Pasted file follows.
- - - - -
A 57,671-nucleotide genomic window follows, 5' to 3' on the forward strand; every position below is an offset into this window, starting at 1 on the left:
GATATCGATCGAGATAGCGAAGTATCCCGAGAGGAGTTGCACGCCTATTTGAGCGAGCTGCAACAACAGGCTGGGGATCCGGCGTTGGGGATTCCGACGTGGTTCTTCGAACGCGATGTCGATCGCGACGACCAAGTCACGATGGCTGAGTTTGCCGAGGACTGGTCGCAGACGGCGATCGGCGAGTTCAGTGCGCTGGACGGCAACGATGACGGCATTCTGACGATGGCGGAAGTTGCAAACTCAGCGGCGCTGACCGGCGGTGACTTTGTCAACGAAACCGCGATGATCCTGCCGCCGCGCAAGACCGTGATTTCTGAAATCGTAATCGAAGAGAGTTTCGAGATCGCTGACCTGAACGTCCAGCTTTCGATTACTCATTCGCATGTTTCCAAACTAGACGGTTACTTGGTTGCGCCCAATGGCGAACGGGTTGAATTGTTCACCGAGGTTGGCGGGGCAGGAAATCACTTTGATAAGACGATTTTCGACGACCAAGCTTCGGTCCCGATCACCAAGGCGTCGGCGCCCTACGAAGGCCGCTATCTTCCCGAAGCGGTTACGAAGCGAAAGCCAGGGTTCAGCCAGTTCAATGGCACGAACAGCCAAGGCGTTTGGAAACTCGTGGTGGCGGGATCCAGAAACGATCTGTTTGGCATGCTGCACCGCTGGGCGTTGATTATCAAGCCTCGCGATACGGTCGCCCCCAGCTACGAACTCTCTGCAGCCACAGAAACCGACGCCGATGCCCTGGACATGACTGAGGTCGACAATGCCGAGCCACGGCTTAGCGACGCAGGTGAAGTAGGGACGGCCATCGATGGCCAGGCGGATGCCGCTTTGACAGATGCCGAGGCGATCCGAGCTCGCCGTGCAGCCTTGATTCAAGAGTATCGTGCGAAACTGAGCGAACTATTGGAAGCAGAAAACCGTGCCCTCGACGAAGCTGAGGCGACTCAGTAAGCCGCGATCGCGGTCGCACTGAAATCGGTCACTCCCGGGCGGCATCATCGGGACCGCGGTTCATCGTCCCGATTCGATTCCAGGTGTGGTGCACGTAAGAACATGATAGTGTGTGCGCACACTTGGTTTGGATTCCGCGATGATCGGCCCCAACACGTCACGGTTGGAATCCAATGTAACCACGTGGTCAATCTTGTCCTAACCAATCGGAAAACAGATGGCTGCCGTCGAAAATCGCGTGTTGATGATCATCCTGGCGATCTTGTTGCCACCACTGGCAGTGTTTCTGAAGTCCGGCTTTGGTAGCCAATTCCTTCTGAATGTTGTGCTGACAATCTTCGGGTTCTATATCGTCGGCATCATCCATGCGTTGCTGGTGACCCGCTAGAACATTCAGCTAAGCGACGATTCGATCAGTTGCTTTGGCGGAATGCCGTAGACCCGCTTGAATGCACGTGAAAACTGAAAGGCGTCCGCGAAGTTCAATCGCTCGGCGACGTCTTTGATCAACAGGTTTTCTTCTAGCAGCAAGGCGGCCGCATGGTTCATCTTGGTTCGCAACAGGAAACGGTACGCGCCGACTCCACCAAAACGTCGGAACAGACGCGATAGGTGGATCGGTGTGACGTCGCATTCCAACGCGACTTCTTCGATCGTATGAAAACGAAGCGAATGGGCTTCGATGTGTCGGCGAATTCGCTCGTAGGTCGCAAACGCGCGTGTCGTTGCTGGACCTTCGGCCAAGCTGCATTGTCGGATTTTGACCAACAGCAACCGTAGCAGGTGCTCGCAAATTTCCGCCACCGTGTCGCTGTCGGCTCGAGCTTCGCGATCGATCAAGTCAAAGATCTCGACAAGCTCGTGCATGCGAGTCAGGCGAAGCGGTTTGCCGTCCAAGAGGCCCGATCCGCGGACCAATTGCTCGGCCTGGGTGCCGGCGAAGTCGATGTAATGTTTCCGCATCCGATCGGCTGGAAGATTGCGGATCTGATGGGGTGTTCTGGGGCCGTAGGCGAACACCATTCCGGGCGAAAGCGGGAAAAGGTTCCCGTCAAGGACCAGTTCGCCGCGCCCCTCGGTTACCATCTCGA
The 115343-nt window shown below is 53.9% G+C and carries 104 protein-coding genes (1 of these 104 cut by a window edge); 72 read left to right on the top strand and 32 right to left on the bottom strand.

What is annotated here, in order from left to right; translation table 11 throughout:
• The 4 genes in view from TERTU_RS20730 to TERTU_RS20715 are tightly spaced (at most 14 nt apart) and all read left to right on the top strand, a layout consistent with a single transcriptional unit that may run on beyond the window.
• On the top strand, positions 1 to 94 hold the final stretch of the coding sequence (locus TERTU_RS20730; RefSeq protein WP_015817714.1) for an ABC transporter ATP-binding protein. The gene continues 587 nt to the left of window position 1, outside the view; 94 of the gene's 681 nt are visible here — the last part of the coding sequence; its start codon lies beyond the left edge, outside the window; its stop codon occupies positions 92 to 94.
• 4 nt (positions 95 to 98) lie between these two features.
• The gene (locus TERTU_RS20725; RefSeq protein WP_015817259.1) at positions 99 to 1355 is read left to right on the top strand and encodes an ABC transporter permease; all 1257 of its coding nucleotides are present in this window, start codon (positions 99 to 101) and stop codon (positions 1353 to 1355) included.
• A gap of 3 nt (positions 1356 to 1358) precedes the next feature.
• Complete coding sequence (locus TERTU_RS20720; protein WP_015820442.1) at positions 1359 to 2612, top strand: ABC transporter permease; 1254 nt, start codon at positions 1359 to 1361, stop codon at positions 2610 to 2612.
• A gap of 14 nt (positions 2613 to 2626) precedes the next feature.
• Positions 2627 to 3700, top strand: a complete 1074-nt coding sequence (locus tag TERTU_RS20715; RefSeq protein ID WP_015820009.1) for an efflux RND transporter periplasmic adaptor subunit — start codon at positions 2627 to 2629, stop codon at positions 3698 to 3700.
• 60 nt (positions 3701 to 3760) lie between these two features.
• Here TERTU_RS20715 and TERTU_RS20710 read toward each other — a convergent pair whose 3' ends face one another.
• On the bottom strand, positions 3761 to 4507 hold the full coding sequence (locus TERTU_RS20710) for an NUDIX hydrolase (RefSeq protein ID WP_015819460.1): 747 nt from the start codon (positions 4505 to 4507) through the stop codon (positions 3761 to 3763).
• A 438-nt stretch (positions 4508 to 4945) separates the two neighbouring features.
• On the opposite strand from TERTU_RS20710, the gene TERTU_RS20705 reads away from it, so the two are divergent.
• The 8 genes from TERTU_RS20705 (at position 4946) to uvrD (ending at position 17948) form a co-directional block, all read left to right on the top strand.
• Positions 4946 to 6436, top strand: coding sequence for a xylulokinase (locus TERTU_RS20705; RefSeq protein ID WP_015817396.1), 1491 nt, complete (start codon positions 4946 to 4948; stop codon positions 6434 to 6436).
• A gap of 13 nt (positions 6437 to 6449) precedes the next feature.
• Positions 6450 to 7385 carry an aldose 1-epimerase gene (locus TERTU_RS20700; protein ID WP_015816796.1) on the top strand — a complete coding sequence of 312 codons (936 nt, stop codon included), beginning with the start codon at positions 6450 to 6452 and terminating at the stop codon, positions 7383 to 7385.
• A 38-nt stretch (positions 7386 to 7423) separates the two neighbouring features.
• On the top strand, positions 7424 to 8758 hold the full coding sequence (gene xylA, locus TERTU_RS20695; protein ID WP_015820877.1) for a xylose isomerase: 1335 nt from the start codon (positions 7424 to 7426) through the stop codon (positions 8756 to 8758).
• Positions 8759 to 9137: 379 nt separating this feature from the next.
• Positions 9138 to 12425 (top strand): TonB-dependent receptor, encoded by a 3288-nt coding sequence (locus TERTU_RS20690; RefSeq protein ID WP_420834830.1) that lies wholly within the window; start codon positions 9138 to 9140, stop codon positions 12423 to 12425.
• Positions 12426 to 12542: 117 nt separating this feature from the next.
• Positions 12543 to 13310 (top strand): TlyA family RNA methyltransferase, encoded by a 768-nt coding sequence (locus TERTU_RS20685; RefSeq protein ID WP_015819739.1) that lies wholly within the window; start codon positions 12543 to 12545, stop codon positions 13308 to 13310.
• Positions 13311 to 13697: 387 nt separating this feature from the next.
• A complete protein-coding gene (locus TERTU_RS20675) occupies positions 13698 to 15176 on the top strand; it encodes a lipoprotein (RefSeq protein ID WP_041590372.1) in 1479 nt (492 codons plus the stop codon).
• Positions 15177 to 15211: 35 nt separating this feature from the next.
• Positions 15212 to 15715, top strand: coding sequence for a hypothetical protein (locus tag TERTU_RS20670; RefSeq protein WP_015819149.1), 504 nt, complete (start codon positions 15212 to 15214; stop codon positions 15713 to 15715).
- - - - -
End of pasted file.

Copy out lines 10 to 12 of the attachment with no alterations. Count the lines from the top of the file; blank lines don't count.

• Complete coding sequence (locus TERTU_RS20720; protein WP_015820442.1) at positions 1359 to 2612, top strand: ABC transporter permease; 1254 nt, start codon at positions 1359 to 1361, stop codon at positions 2610 to 2612.
• A gap of 14 nt (positions 2613 to 2626) precedes the next feature.
• Positions 2627 to 3700, top strand: a complete 1074-nt coding sequence (locus tag TERTU_RS20715; RefSeq protein ID WP_015820009.1) for an efflux RND transporter periplasmic adaptor subunit — start codon at positions 2627 to 2629, stop codon at positions 3698 to 3700.